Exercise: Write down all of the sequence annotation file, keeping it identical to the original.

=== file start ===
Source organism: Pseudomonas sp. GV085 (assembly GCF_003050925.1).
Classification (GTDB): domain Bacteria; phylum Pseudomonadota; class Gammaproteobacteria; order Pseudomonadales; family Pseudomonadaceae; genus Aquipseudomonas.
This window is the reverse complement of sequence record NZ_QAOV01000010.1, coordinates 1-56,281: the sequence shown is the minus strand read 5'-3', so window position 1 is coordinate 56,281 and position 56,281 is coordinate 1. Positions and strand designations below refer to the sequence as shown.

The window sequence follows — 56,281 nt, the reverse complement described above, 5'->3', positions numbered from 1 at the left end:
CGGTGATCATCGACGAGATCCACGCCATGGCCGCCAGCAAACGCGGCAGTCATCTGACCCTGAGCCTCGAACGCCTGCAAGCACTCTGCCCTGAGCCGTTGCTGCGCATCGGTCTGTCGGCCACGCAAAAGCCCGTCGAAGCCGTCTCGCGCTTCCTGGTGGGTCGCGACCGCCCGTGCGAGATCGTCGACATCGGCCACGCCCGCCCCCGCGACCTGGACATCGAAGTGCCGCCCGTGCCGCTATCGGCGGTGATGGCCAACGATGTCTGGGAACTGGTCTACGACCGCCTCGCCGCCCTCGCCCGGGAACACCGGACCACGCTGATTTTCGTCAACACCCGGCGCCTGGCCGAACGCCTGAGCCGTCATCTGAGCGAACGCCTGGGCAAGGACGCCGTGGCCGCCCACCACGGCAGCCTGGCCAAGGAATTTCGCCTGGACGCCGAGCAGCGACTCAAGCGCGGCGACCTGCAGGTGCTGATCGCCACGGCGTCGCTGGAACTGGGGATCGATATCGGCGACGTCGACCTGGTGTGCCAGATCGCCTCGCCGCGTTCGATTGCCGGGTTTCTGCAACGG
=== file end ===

Source organism: Pseudomonas sp. GV085 (assembly GCF_003050925.1).
Classification (GTDB): domain Bacteria; phylum Pseudomonadota; class Gammaproteobacteria; order Pseudomonadales; family Pseudomonadaceae; genus Aquipseudomonas.
This window is the reverse complement of sequence record NZ_QAOV01000010.1, coordinates 1-56,281: the sequence shown is the minus strand read 5'-3', so window position 1 is coordinate 56,281 and position 56,281 is coordinate 1. Positions and strand designations below refer to the sequence as shown.

The window sequence follows — 56,281 nt, the reverse complement described above, 5'->3', positions numbered from 1 at the left end:
CGGTGATCATCGACGAGATCCACGCCATGGCCGCCAGCAAACGCGGCAGTCATCTGACCCTGAGCCTCGAACGCCTGCAAGCACTCTGCCCTGAGCCGTTGCTGCGCATCGGTCTGTCGGCCACGCAAAAGCCCGTCGAAGCCGTCTCGCGCTTCCTGGTGGGTCGCGACCGCCCGTGCGAGATCGTCGACATCGGCCACGCCCGCCCCCGCGACCTGGACATCGAAGTGCCGCCCGTGCCGCTATCGGCGGTGATGGCCAACGATGTCTGGGAACTGGTCTACGACCGCCTCGCCGCCCTCGCCCGGGAACACCGGACCACGCTGATTTTCGTCAACACCCGGCGCCTGGCCGAACGCCTGAGCCGTCATCTGAGCGAACGCCTGGGCAAGGACGCCGTGGCCGCCCACCACGGCAGCCTGGCCAAGGAATTTCGCCTGGACGCCGAGCAGCGACTCAAGCGCGGCGACCTGCAGGTGCTGATCGCCACGGCGTCGCTGGAACTGGGGATCGATATCGGCGACGTCGACCTGGTGTGCCAGATCGCCTCGCCGCGTTCGATTGCCGGGTTTCTGCAACGG